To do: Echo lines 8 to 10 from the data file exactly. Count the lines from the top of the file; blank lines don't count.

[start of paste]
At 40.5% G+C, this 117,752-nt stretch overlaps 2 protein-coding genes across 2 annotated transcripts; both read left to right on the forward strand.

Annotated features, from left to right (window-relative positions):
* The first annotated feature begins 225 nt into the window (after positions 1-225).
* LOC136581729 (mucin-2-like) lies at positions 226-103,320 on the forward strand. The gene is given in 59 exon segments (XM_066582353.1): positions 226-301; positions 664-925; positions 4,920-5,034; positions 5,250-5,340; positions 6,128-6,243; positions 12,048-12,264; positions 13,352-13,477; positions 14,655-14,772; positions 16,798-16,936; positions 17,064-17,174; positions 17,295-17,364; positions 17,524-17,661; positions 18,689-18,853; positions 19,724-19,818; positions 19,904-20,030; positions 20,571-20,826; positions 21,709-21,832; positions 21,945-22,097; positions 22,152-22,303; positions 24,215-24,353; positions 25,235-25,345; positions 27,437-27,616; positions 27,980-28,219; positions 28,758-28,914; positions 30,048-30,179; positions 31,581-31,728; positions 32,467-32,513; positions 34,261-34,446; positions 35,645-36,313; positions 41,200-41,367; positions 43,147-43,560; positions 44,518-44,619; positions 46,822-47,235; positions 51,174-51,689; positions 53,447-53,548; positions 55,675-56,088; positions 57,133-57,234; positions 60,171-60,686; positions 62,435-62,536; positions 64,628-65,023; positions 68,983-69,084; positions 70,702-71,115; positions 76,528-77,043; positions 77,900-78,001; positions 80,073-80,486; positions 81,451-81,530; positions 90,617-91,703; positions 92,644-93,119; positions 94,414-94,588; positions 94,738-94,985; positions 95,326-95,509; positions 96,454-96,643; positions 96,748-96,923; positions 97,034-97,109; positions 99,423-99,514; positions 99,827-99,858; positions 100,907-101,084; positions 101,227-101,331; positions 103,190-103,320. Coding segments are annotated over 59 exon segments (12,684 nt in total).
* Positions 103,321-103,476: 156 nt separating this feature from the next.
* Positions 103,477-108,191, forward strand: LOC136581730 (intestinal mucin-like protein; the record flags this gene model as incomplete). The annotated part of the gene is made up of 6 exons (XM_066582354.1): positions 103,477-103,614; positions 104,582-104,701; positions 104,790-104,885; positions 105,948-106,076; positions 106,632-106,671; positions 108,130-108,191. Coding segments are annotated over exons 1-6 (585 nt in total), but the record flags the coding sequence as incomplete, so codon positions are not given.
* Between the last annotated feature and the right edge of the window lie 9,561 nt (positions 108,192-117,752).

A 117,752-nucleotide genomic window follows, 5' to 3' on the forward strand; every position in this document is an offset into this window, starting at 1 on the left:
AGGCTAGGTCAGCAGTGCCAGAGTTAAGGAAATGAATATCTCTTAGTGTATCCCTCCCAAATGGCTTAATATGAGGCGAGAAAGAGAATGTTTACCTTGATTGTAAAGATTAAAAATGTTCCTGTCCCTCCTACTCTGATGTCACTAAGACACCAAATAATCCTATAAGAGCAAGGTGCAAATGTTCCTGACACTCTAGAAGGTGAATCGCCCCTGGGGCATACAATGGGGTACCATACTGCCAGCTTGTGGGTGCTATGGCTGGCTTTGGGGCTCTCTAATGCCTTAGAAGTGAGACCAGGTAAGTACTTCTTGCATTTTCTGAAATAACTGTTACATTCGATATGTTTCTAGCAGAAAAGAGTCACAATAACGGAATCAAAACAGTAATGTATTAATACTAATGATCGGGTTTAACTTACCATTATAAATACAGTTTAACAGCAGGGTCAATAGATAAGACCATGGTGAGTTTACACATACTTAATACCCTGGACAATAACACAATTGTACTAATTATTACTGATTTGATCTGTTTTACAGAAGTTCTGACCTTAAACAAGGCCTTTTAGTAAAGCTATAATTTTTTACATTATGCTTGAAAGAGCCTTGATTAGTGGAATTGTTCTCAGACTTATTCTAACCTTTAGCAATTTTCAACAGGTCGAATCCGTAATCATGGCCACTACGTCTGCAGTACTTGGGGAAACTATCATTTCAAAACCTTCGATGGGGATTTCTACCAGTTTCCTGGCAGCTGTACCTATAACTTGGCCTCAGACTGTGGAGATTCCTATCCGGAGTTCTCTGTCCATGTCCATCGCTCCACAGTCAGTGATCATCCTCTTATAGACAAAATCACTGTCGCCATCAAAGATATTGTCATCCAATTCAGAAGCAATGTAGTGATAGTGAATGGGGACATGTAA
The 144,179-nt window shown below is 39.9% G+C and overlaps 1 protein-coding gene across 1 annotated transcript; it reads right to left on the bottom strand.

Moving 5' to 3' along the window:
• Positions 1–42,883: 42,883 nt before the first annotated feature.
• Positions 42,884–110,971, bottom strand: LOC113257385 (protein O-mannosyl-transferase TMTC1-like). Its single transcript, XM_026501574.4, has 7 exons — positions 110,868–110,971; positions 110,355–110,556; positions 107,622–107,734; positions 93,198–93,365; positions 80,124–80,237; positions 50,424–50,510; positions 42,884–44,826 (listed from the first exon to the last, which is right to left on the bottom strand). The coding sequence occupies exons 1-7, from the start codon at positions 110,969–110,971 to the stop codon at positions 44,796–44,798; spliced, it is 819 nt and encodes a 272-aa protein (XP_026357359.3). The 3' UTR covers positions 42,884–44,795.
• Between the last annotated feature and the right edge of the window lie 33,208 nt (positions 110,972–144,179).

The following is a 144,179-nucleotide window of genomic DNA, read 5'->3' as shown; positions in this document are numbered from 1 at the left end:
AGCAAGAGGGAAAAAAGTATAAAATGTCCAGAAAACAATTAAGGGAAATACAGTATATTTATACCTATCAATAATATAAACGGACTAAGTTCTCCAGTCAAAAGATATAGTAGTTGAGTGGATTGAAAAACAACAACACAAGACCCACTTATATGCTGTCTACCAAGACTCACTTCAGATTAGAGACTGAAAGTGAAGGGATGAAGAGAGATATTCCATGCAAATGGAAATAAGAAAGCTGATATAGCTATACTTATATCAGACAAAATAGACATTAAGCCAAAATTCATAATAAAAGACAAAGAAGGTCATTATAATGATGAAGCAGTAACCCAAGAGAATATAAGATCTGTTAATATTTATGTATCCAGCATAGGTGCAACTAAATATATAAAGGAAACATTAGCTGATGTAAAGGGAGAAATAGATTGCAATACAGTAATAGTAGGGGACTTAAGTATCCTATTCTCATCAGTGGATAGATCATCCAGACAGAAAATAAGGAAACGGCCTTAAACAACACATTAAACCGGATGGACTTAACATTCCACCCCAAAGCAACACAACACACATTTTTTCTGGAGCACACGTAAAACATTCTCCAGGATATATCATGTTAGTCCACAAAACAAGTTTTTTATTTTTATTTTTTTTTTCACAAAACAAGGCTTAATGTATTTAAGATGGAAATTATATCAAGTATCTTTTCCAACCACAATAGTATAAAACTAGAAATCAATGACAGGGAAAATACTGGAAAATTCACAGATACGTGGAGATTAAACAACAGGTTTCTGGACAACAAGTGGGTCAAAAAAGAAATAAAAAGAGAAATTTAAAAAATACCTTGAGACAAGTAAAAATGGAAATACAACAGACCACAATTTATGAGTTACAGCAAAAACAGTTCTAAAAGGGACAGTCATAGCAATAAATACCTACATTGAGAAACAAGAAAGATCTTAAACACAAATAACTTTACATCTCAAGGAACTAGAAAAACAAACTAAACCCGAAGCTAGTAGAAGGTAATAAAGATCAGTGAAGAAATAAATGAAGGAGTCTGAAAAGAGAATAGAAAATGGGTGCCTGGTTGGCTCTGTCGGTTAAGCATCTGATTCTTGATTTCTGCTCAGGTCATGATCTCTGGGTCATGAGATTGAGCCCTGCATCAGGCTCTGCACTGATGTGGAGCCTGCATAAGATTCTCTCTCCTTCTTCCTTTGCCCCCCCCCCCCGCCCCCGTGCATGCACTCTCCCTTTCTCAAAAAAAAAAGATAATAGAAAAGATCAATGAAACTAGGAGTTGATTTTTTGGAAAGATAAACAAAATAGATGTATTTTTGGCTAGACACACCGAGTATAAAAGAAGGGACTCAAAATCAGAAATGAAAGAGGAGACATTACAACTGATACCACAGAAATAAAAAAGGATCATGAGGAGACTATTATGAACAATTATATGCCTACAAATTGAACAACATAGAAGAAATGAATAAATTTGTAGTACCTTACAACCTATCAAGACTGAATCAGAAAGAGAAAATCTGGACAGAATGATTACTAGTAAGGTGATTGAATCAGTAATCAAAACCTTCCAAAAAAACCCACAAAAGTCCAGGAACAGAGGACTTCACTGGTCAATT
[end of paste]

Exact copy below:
A 117,752-nucleotide genomic window follows, 5' to 3' on the forward strand; every position in this document is an offset into this window, starting at 1 on the left:
AGGCTAGGTCAGCAGTGCCAGAGTTAAGGAAATGAATATCTCTTAGTGTATCCCTCCCAAATGGCTTAATATGAGGCGAGAAAGAGAATGTTTACCTTGATTGTAAAGATTAAAAATGTTCCTGTCCCTCCTACTCTGATGTCACTAAGACACCAAATAATCCTATAAGAGCAAGGTGCAAATGTTCCTGACACTCTAGAAGGTGAATCGCCCCTGGGGCATACAATGGGGTACCATACTGCCAGCTTGTGGGTGCTATGGCTGGCTTTGGGGCTCTCTAATGCCTTAGAAGTGAGACCAGGTAAGTACTTCTTGCATTTTCTGAAATAACTGTTACATTCGATATGTTTCTAGCAGAAAAGAGTCACAATAACGGAATCAAAACAGTAATGTATTAATACTAATGATCGGGTTTAACTTACCATTATAAATACAGTTTAACAGCAGGGTCAATAGATAAGACCATGGTGAGTTTACACATACTTAATACCCTGGACAATAACACAATTGTACTAATTATTACTGATTTGATCTGTTTTACAGAAGTTCTGACCTTAAACAAGGCCTTTTAGTAAAGCTATAATTTTTTACATTATGCTTGAAAGAGCCTTGATTAGTGGAATTGTTCTCAGACTTATTCTAACCTTTAGCAATTTTCAACAGGTCGAATCCGTAATCATGGCCACTACGTCTGCAGTACTTGGGGAAACTATCATTTCAAAACCTTCGATGGGGATTTCTACCAGTTTCCTGGCAGCTGTACCTATAACTTGGCCTCAGACTGTGGAGATTCCTATCCGGAGTTCTCTGTCCATGTCCATCGCTCCACAGTCAGTGATCATCCTCTTATAGACAAAATCACTGTCGCCATCAAAGATATTGTCATCCAATTCAGAAGCAATGTAGTGATAGTGAATGGGGACATGTAA
The 144,179-nt window shown below is 39.9% G+C and overlaps 1 protein-coding gene across 1 annotated transcript; it reads right to left on the bottom strand.